Photography requires a great amount of patience. Nobody knows that better than Jay Fine. After more than 40 years as a photographer, he recently captured the images above.
On the evening of Sept. 22, Fine headed down to lower Manhattan's Battery Park, which has a nice view of the Statue of Liberty.
With his Nikon D300 and 60mm f2.8 lens in hand, the 58-year-old snapped more than 80 photos over two hours. He struck gold with the above photo around 8:45 p.m.
“I had been watching weather reports so I knew a storm was coming and it just seemed like a great opportunity," he told the U.K.'s Daily Mail. "It was pure luck really, a once in a lifetime opportunity.”
The photo alone was not lucky; New York has endured violent storms this fall. Just a few days earlier, a storm that spawned two tornadoes killed a woman in Queens, around eight miles from where this image was taken. Just last night a severe thunderstorm dropped hail on Brooklyn and delayed the New York Jets game against the Minnesota Vikings.
According to the National Parks Service, the copper-clad statue gets struck many times each year. Just how many is not known. Standing 305 feet, one inch tall, the conductive construction makes it a structure of choice for lightning strikes.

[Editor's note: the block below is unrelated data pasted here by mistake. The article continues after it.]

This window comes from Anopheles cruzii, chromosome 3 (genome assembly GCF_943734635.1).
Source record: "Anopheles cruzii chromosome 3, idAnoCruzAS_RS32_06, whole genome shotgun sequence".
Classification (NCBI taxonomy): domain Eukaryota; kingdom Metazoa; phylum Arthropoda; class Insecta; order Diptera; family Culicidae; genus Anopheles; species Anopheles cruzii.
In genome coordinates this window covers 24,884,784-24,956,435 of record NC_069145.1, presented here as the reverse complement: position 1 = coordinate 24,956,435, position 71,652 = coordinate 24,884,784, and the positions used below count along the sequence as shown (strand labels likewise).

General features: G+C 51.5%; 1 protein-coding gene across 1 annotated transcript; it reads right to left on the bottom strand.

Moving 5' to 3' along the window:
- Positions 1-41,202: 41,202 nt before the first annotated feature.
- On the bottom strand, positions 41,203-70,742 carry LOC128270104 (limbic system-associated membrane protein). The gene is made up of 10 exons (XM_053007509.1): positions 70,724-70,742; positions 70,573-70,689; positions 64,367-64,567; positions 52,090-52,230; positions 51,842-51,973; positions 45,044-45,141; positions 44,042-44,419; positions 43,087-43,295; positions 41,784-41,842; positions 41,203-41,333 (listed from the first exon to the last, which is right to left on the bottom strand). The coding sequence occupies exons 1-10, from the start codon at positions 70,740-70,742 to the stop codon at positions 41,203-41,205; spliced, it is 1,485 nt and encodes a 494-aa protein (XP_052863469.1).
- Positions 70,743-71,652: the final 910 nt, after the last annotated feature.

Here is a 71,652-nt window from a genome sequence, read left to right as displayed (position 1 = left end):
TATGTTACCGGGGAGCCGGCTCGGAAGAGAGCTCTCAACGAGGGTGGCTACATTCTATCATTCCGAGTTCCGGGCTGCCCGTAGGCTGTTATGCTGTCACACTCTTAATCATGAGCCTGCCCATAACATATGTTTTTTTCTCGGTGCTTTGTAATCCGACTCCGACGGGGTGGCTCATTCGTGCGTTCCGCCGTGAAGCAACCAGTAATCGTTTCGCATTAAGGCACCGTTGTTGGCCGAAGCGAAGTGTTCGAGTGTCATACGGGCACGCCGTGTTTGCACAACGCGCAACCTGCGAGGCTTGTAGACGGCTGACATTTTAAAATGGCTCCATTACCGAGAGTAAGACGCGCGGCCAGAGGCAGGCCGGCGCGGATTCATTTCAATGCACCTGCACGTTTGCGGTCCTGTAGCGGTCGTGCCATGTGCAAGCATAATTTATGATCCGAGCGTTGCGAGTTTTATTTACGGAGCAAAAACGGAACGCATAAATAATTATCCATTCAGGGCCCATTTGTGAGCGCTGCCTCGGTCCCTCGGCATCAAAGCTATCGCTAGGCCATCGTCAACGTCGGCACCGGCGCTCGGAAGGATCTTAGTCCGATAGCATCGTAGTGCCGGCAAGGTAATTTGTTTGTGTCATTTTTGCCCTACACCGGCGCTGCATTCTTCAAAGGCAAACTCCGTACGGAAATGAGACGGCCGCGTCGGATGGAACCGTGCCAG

We've collected an impressive gallery of lightning photos for your viewing pleasure, which we hope you'll take a look at HERE.
UPDATE 10/13/2010 11:15am EST: Many of our readers have speculated over whether lightning is actually striking the statue, or possibly the water behind. When the post was written yesterday, there wasn't a clear answer. So in an attempt to put an end to the debate, we spoke directly with Mr. Fine himself, and he's just as curious as you are.
"I can't tell," he said. "I'll leave it up to the meteorologists and National Parks Service to make that call."